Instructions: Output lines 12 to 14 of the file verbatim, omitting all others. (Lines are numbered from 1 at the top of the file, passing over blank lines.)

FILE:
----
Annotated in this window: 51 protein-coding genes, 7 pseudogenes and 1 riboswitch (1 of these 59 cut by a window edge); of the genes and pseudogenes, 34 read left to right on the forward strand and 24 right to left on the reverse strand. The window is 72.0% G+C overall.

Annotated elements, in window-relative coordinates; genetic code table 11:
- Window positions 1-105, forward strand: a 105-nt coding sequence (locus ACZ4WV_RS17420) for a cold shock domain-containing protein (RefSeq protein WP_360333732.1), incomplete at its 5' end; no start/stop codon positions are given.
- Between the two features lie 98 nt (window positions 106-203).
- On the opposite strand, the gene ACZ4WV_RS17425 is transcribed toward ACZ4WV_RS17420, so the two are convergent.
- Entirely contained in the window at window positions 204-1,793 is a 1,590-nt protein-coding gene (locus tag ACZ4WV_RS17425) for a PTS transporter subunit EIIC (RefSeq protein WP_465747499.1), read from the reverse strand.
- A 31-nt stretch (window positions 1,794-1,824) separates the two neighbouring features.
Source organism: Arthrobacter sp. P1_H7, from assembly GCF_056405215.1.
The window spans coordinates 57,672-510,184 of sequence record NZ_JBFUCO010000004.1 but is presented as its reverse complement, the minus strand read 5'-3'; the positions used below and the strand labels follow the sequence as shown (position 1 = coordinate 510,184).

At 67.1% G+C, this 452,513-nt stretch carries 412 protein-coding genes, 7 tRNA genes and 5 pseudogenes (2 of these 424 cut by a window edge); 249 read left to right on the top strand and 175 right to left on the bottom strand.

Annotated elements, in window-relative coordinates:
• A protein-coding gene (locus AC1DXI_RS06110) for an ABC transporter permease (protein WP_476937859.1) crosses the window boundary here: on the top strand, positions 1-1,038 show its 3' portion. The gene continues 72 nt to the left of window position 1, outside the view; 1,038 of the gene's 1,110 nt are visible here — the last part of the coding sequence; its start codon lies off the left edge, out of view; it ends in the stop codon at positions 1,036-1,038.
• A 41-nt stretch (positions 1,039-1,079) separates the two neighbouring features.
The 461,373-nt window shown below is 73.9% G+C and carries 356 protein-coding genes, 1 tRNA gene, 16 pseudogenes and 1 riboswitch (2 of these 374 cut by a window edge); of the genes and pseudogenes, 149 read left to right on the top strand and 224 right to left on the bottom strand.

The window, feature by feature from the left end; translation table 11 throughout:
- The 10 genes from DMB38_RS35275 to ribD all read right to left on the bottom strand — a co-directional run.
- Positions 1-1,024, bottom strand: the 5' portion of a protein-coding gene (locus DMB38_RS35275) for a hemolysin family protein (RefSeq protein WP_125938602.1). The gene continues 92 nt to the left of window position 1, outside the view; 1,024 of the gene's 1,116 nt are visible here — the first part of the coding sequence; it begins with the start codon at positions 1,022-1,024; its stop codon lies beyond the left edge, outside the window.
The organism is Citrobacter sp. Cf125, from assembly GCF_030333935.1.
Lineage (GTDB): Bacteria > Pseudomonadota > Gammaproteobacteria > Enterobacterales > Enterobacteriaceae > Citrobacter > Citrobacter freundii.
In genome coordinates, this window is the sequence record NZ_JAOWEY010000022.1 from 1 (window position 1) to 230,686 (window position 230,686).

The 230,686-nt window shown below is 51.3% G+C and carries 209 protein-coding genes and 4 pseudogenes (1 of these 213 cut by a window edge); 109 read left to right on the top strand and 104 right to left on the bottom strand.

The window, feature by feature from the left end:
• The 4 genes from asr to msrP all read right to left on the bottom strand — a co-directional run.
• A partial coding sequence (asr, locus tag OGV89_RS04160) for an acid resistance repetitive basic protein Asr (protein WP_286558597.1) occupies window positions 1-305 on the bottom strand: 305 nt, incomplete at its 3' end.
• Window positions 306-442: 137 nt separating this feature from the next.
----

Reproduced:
• A protein-coding gene (locus AC1DXI_RS06110) for an ABC transporter permease (protein WP_476937859.1) crosses the window boundary here: on the top strand, positions 1-1,038 show its 3' portion. The gene continues 72 nt to the left of window position 1, outside the view; 1,038 of the gene's 1,110 nt are visible here — the last part of the coding sequence; its start codon lies off the left edge, out of view; it ends in the stop codon at positions 1,036-1,038.
• A 41-nt stretch (positions 1,039-1,079) separates the two neighbouring features.
The 461,373-nt window shown below is 73.9% G+C and carries 356 protein-coding genes, 1 tRNA gene, 16 pseudogenes and 1 riboswitch (2 of these 374 cut by a window edge); of the genes and pseudogenes, 149 read left to right on the top strand and 224 right to left on the bottom strand.